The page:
Spanish Proficiency Exercises
Tell the story of The Three Little Pigs.

Simplified and native speakers:

• Simplified example
• Daniela R.
• Irma C.
• Alejandro C.
• Emilia A.
• Hanevy S.

.m4v (iPod) downloads
Click red links to download .m4v files for use in iPod:

• Simplified example
• Daniela R.
• Irma C.
• Alejandro C.
• Emilia A.
• Hanevy S.

Subscribe to iTunes podcast: adv19
Subscribe to podcast: adv19

Key vocabulary for this task

Example phrases for this task

Grammar points for this task

Simplified Example
"Les voy a contar de los tres cochinitos y el lobo...."
Daniela R.
Perú, Lima
"Tres chanchitos dicidieron independizarse..."
Irma C.
México, Monterrey
"Les voy a contar un cuento..."
Alejandro C.
Ecuador, Quito
"Había una vez tres chanchitos que querían construir su casa..."
Emilia A.
Argentina, Tucumán
"Había una vez tres chanchitos que vivían en una casa con su mamá..."
Hanevy S.
México, Irapuato, Guanajuato
"Érase una vez tres cochinitos que eran hermanitos..."
amenazar   to threaten
brincar   to jump
chanchito/cochinito/cerdito (m)   little pig
clavar   to nail (together), to pin, to stick
construir   to build
derribar/tumbar   to demolish, to knock down
espiar   to spy
estar hambriento (m)   to be starving
flojo (m)   lazy (adj.), lazy person (noun)
fogata (f)   fire (used to cook or heat)
ladrillo (m)   brick
lobo (m)   wolf
moraleja (f)   moral (of a story)
olla (f)   cooking pot
paja (f)   straw
patada (f)   kick
pelear   to fight
soplar   to blow
trabajador (m)   hard worker, diligent
El primer cochinito construyó su casa de paja. The first little pig built his house out of straw.
El lobo sopló muy fuerte y derribó la casa. The wolf blew very strongly and knocked the house down.
Al fondo de la chimenea había una olla de agua hervida. At the bottom of the chimney there was a pot of boiling water.
Los cerditos tenían miedo de las amenazas del lobo. The little pigs were afraid of the wolf's threats.
Una casa de ladrillo dura más que una de paja. A house of brick lasts longer than a house of straw.
La moraleja del cuento es: ser flojo es un vicio. The moral of the story is: being lazy is a vice.
Ya que el lobo estaba hambriento quería comerse los cochinitos. Since the wolf was hungry he wanted to eat up the little pigs.
El lobo espiaba a los tres cochinitos. The wolf was spying on the three little pigs.
Si los tres cochinitos no se hubieran peleado, no se habrían separado. If the three little pigs hadn't fought with one another, they wouldn't have separated.
Si los cochinitos no se hubieran separado, el lobo no los habría perseguido. If the three little pigs hadn't separated, the wolf wouldn't have gone after them.
Reporting what someone says

Reporting what someone has said can be a difficult task in a foreign language. The first question to ask yourself is: did the speaker give information or ask for a favor? For example, let's imagine that my neighbor Joe says, "There's a mouse in my house." He has just given me information. Now, if Joe says, "Give me a mousetrap," he is asking for a favor.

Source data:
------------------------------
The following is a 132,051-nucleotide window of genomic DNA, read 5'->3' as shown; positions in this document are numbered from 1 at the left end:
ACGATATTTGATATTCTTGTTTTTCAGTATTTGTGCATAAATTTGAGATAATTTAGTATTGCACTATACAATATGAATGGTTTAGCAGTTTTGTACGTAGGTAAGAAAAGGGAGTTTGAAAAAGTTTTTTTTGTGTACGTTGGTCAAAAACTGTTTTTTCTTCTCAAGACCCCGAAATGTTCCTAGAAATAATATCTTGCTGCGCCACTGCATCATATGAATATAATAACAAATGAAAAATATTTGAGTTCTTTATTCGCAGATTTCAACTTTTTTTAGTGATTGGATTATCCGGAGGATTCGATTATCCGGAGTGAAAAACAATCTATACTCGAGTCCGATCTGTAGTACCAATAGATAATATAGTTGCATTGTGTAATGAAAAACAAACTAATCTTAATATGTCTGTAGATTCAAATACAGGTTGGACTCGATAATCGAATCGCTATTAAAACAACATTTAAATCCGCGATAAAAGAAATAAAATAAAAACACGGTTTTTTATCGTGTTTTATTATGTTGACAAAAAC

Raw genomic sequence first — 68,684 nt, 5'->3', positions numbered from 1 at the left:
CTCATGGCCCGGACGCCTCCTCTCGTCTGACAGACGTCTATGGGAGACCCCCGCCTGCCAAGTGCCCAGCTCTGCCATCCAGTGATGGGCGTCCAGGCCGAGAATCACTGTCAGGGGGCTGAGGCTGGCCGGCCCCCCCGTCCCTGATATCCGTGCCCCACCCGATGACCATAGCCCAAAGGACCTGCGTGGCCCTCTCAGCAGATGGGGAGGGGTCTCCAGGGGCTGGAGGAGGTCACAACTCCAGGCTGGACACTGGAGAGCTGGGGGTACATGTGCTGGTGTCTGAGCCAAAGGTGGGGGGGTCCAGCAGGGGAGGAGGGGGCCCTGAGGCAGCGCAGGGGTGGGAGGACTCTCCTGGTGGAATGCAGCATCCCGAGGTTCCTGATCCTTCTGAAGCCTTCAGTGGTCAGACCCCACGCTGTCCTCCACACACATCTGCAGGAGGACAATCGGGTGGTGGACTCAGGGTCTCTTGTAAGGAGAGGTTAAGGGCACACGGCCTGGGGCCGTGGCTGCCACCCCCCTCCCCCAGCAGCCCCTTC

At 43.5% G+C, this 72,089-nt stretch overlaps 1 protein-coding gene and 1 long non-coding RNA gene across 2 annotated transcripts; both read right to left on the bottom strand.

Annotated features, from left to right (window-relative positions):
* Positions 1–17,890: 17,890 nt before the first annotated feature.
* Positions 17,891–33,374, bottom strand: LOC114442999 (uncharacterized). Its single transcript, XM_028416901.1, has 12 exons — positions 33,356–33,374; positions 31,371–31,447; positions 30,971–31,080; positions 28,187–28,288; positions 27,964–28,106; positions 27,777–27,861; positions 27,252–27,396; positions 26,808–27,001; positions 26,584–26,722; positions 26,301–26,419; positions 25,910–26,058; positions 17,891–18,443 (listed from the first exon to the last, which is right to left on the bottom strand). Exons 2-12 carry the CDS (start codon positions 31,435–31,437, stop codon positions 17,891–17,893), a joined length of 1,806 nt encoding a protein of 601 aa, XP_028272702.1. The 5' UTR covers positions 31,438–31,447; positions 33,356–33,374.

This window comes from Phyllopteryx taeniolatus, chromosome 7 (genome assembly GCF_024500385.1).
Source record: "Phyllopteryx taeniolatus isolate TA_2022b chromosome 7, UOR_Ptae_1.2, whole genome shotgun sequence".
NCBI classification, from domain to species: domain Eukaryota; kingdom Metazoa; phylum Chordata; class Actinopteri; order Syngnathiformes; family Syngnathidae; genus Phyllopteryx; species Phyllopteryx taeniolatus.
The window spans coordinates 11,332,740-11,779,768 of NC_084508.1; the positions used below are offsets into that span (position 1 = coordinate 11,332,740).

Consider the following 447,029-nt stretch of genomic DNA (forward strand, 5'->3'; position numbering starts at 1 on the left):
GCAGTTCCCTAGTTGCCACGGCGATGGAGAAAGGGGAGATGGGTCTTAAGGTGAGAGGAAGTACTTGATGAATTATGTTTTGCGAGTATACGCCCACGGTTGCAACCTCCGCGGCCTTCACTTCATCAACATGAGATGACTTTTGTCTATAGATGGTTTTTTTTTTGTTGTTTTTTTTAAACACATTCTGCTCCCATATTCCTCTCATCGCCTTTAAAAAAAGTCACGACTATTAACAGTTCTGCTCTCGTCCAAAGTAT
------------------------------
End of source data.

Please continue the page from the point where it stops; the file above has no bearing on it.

It is important to distinguish between the two because it will determine how I report what Joe said to a third party. For example, let us now imagine that my friend Ben didn't hear Joe and he asks me what he said. For the first sentence I would respond, "Joe said that there was a mouse in his house." The second sentence would require a different form, "Joe told me to give him a mousetrap."

Likewise, indirect speech in Spanish requires a different form for reporting information and a favor. Let's look at the same sentences in Spanish:

Direct Speech Indirect Speech
  Juan dice, "“hay un ratón en mi casa”". Juan dijo que había un ratón en su casa.
  Juan says, "There is a mouse in my house." Juan said that there was a mouse in his house.
Juan dice, "dame una ratonera". Juan me dijo que le diera una ratonera.
Juan says, "Give me a mousetrap." Juan told me that I (should) give him a mousetrap.

When reporting information in Spanish two changes occur: first, the tense changes from the present (e.g. dice, hay) to the past (e.g. dijo, había). Secondly, que must be used to separate the first verb-subject combination (e.g. Juan dijo) and the information (e.g. había un ratón en la casa). Here are some more examples:

Direct Speech Indirect Speech
  Ana dice, "quiero un refresco". Ana dijo que quería un refresco.
  Ana says, "I want a soft drink." Ana said that she wanted a soft drink.
  José dice, "leo tres horas por día". José dijo que leía tres horas por día.
  Jose says, "I read three hours a day." Jose said that he read three hours a day.

Reporting a favor is a more complicated matter. In addition to the changes made when reporting information, you must use the past subjunctive to express the favor that has been asked (e.g. diera) and, in most cases, you will need to add an object pronoun (e.g. le). Here are some more examples:

Direct Speech Indirect Speech
  Ana dice, "cómprame un refresco". Ana me dijo que le comprara un refresco.
  Ana says, "Buy me a soft drink." Ana told me to buy her a soft drink.
  José dice, "léeme una historia". José me dijo que le leyerauna historia.
  Jose says, "Read me a story." Jose asked me to read him a story.